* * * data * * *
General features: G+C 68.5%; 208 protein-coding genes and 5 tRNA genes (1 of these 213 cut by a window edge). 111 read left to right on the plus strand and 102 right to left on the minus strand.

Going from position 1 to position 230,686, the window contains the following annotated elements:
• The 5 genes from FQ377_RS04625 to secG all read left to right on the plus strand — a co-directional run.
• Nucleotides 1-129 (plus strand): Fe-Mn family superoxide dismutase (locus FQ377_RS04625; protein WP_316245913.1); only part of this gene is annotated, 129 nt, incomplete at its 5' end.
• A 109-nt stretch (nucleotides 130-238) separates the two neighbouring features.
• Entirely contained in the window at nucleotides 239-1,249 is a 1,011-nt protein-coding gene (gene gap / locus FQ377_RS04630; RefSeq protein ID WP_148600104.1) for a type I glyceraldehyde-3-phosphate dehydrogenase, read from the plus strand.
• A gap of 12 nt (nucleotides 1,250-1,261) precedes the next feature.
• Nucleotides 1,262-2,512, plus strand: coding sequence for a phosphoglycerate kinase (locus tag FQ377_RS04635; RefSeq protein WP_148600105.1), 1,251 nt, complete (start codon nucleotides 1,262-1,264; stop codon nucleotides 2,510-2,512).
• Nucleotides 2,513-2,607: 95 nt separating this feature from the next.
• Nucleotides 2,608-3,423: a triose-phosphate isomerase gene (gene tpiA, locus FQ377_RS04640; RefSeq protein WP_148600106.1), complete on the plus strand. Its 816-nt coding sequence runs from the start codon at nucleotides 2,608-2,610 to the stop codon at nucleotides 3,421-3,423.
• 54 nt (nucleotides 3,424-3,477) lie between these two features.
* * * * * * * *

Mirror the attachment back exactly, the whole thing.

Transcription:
General features: G+C 68.5%; 208 protein-coding genes and 5 tRNA genes (1 of these 213 cut by a window edge). 111 read left to right on the plus strand and 102 right to left on the minus strand.

Going from position 1 to position 230,686, the window contains the following annotated elements:
• The 5 genes from FQ377_RS04625 to secG all read left to right on the plus strand — a co-directional run.
• Nucleotides 1-129 (plus strand): Fe-Mn family superoxide dismutase (locus FQ377_RS04625; protein WP_316245913.1); only part of this gene is annotated, 129 nt, incomplete at its 5' end.
• A 109-nt stretch (nucleotides 130-238) separates the two neighbouring features.
• Entirely contained in the window at nucleotides 239-1,249 is a 1,011-nt protein-coding gene (gene gap / locus FQ377_RS04630; RefSeq protein ID WP_148600104.1) for a type I glyceraldehyde-3-phosphate dehydrogenase, read from the plus strand.
• A gap of 12 nt (nucleotides 1,250-1,261) precedes the next feature.
• Nucleotides 1,262-2,512, plus strand: coding sequence for a phosphoglycerate kinase (locus tag FQ377_RS04635; RefSeq protein WP_148600105.1), 1,251 nt, complete (start codon nucleotides 1,262-1,264; stop codon nucleotides 2,510-2,512).
• Nucleotides 2,513-2,607: 95 nt separating this feature from the next.
• Nucleotides 2,608-3,423: a triose-phosphate isomerase gene (gene tpiA, locus FQ377_RS04640; RefSeq protein WP_148600106.1), complete on the plus strand. Its 816-nt coding sequence runs from the start codon at nucleotides 2,608-2,610 to the stop codon at nucleotides 3,421-3,423.
• 54 nt (nucleotides 3,424-3,477) lie between these two features.